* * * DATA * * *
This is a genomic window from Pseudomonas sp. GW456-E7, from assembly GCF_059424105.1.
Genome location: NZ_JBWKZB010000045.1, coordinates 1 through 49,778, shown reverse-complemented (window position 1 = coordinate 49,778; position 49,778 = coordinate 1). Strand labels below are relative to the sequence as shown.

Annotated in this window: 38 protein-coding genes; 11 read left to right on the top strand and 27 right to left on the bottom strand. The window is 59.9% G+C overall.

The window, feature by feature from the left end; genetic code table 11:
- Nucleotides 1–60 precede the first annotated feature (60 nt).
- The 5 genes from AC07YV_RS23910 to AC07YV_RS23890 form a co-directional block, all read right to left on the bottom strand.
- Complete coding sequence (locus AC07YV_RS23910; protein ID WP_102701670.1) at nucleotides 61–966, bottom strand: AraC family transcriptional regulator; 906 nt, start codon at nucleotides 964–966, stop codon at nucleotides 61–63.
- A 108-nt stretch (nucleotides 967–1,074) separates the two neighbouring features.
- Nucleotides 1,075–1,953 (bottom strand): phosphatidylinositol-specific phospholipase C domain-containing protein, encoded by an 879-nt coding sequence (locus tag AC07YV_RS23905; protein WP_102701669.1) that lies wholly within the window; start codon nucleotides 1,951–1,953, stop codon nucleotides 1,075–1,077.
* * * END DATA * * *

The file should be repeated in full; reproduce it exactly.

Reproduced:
This is a genomic window from Pseudomonas sp. GW456-E7, from assembly GCF_059424105.1.
Genome location: NZ_JBWKZB010000045.1, coordinates 1 through 49,778, shown reverse-complemented (window position 1 = coordinate 49,778; position 49,778 = coordinate 1). Strand labels below are relative to the sequence as shown.

Annotated in this window: 38 protein-coding genes; 11 read left to right on the top strand and 27 right to left on the bottom strand. The window is 59.9% G+C overall.

The window, feature by feature from the left end; genetic code table 11:
- Nucleotides 1–60 precede the first annotated feature (60 nt).
- The 5 genes from AC07YV_RS23910 to AC07YV_RS23890 form a co-directional block, all read right to left on the bottom strand.
- Complete coding sequence (locus AC07YV_RS23910; protein ID WP_102701670.1) at nucleotides 61–966, bottom strand: AraC family transcriptional regulator; 906 nt, start codon at nucleotides 964–966, stop codon at nucleotides 61–63.
- A 108-nt stretch (nucleotides 967–1,074) separates the two neighbouring features.
- Nucleotides 1,075–1,953 (bottom strand): phosphatidylinositol-specific phospholipase C domain-containing protein, encoded by an 879-nt coding sequence (locus tag AC07YV_RS23905; protein WP_102701669.1) that lies wholly within the window; start codon nucleotides 1,951–1,953, stop codon nucleotides 1,075–1,077.